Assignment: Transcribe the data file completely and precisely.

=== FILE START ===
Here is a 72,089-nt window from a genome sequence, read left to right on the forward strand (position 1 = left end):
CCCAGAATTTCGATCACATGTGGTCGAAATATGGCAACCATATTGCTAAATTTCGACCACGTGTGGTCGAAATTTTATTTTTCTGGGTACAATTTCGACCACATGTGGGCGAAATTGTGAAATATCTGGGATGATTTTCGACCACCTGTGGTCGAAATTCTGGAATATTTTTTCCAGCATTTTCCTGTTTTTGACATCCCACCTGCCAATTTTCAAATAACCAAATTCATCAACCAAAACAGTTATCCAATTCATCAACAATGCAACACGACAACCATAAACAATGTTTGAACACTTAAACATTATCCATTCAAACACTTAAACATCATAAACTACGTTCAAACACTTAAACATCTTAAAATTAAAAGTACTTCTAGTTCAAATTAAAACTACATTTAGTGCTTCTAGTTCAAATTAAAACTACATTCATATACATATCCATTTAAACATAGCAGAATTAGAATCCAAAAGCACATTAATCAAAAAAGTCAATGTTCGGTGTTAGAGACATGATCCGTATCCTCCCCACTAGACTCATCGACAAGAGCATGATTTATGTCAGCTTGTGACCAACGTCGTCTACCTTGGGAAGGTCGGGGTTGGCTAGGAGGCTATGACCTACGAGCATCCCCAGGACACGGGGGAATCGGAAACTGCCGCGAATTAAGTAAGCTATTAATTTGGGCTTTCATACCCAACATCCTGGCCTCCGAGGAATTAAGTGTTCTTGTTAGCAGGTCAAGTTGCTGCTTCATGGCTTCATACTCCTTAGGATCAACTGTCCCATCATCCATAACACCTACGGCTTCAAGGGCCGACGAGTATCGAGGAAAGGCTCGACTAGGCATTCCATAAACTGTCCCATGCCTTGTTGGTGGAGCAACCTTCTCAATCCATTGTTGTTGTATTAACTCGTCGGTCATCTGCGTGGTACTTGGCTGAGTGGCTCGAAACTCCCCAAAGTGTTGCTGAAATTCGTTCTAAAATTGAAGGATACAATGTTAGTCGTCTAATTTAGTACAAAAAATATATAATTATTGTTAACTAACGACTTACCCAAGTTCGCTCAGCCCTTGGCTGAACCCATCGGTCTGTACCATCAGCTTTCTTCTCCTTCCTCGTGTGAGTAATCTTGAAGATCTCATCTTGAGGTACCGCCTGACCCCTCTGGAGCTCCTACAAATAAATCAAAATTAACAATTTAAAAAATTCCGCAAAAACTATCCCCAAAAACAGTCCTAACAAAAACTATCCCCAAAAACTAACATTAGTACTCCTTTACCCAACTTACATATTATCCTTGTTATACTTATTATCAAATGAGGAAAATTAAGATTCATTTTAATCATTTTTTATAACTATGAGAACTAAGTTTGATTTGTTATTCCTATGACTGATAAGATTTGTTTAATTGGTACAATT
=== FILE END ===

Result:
Here is a 72,089-nt window from a genome sequence, read left to right on the forward strand (position 1 = left end):
CCCAGAATTTCGATCACATGTGGTCGAAATATGGCAACCATATTGCTAAATTTCGACCACGTGTGGTCGAAATTTTATTTTTCTGGGTACAATTTCGACCACATGTGGGCGAAATTGTGAAATATCTGGGATGATTTTCGACCACCTGTGGTCGAAATTCTGGAATATTTTTTCCAGCATTTTCCTGTTTTTGACATCCCACCTGCCAATTTTCAAATAACCAAATTCATCAACCAAAACAGTTATCCAATTCATCAACAATGCAACACGACAACCATAAACAATGTTTGAACACTTAAACATTATCCATTCAAACACTTAAACATCATAAACTACGTTCAAACACTTAAACATCTTAAAATTAAAAGTACTTCTAGTTCAAATTAAAACTACATTTAGTGCTTCTAGTTCAAATTAAAACTACATTCATATACATATCCATTTAAACATAGCAGAATTAGAATCCAAAAGCACATTAATCAAAAAAGTCAATGTTCGGTGTTAGAGACATGATCCGTATCCTCCCCACTAGACTCATCGACAAGAGCATGATTTATGTCAGCTTGTGACCAACGTCGTCTACCTTGGGAAGGTCGGGGTTGGCTAGGAGGCTATGACCTACGAGCATCCCCAGGACACGGGGGAATCGGAAACTGCCGCGAATTAAGTAAGCTATTAATTTGGGCTTTCATACCCAACATCCTGGCCTCCGAGGAATTAAGTGTTCTTGTTAGCAGGTCAAGTTGCTGCTTCATGGCTTCATACTCCTTAGGATCAACTGTCCCATCATCCATAACACCTACGGCTTCAAGGGCCGACGAGTATCGAGGAAAGGCTCGACTAGGCATTCCATAAACTGTCCCATGCCTTGTTGGTGGAGCAACCTTCTCAATCCATTGTTGTTGTATTAACTCGTCGGTCATCTGCGTGGTACTTGGCTGAGTGGCTCGAAACTCCCCAAAGTGTTGCTGAAATTCGTTCTAAAATTGAAGGATACAATGTTAGTCGTCTAATTTAGTACAAAAAATATATAATTATTGTTAACTAACGACTTACCCAAGTTCGCTCAGCCCTTGGCTGAACCCATCGGTCTGTACCATCAGCTTTCTTCTCCTTCCTCGTGTGAGTAATCTTGAAGATCTCATCTTGAGGTACCGCCTGACCCCTCTGGAGCTCCTACAAATAAATCAAAATTAACAATTTAAAAAATTCCGCAAAAACTATCCCCAAAAACAGTCCTAACAAAAACTATCCCCAAAAACTAACATTAGTACTCCTTTACCCAACTTACATATTATCCTTGTTATACTTATTATCAAATGAGGAAAATTAAGATTCATTTTAATCATTTTTTATAACTATGAGAACTAAGTTTGATTTGTTATTCCTATGACTGATAAGATTTGTTTAATTGGTACAATT